The life and lessons of Jesus Christ have been the subject of contestation for millennia, and like many lives, events and writings have been used in various ways and for various ends. In this Christmas edition of Radical Lives, Father Vlad Nikiforov revisits the life of Jesus to explore the revolutionary elements of his thinking and actions.
What can we know?
For years after Jesus’s death various communities of followers kept his story. Then the existing oral tradition was recorded and so the gospels were composed. These were not the biographies in our modern understanding, instead summarising the faith of a community with Jesus at the centre of its tradition. The precision in describing the facts was not their concern, which is why the historical reliability of the gospel texts ranges from probable to doubtful.
There could be no secrets in the small Palestinian village of Nazareth, and Mary’s reputation suffered after she got pregnant before marriage. As an illegitimate child Jesus did not have a chance of occupying an ‘honourable’ position in society.
Jesus was born to a low class position. His stepfather was an artisan, which in agrarian society occupied a niche below peasants or merchants, only above those who had no respectable trade at all. The family’s social status was made even lower by the region they lived in—rural Galilee was widely considered ignorant, backward and religiously corrupt.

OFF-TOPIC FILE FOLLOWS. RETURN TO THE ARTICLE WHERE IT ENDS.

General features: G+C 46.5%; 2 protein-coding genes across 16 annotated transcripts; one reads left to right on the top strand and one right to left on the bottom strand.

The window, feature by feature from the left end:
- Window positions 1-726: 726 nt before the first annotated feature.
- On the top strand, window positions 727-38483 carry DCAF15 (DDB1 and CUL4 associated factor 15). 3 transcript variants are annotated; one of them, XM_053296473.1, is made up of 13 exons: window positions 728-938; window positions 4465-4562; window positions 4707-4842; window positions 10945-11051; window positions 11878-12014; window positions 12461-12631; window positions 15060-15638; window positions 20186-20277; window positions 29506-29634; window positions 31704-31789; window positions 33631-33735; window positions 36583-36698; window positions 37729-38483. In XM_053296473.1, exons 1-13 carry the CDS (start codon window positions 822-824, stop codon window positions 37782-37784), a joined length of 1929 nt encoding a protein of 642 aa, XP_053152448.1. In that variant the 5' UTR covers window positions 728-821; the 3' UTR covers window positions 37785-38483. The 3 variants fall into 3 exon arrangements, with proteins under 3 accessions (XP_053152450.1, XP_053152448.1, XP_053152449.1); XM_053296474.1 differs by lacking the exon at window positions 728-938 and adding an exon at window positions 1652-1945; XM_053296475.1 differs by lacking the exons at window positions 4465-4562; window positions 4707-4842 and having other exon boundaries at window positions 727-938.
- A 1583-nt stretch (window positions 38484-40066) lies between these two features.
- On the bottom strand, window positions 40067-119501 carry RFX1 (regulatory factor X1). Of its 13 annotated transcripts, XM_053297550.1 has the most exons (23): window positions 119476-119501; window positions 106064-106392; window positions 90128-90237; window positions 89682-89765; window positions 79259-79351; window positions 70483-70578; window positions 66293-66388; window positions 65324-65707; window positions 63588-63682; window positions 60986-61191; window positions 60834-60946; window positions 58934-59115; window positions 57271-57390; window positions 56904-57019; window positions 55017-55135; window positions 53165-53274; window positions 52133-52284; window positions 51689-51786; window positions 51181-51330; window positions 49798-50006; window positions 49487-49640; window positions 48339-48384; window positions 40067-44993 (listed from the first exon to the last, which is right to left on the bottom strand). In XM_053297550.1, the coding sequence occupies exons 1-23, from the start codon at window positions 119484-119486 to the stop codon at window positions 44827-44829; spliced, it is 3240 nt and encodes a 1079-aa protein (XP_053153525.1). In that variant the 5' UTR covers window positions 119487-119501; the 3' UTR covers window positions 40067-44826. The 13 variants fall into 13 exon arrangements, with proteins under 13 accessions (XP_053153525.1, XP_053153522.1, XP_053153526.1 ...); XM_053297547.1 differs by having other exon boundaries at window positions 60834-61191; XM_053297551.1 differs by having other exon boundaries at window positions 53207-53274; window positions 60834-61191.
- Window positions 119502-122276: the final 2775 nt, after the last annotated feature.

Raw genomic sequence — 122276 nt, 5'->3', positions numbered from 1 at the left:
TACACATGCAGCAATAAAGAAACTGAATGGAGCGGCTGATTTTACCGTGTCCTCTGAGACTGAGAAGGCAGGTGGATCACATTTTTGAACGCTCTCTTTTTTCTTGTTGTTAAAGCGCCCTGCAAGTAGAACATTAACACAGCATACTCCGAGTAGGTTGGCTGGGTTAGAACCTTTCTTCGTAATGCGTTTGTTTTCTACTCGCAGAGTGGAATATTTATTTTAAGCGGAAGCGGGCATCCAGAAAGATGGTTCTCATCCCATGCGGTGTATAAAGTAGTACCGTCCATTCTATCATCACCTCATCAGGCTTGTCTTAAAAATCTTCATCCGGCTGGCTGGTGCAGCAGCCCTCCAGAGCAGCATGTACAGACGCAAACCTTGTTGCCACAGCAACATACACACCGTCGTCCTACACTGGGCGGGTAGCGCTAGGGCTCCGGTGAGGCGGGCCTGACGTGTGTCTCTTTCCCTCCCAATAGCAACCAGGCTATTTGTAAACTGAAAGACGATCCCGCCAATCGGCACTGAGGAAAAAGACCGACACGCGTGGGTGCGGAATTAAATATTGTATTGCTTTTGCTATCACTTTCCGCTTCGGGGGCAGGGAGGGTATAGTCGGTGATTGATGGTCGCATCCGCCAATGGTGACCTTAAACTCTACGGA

The gospels do not tell us anything about Jesus as a worker, however in his sermons he often told stories which showed a great familiarity with exploitation, injustice and labour conflicts.
John the Baptist, the mentor of Jesus.
A turning point in Jesus’s life was meeting John the Baptist, a popular radical preacher. John was a fierce critic of the moral decline of the society and invited people to show repentance and begin a new life through baptism, the ritual of dipping into the River Jordan. After receiving baptism, Jesus joined John’s circle of disciples which is probably where he learned how to preach to crowds.
The ‘kingdom of God’ and the radical transformation of society.
After John was imprisoned for his criticism of King Herod, Jesus returned to his native Galilee and began his ministry of preaching and healing, becoming a pedagogue of the oppressed.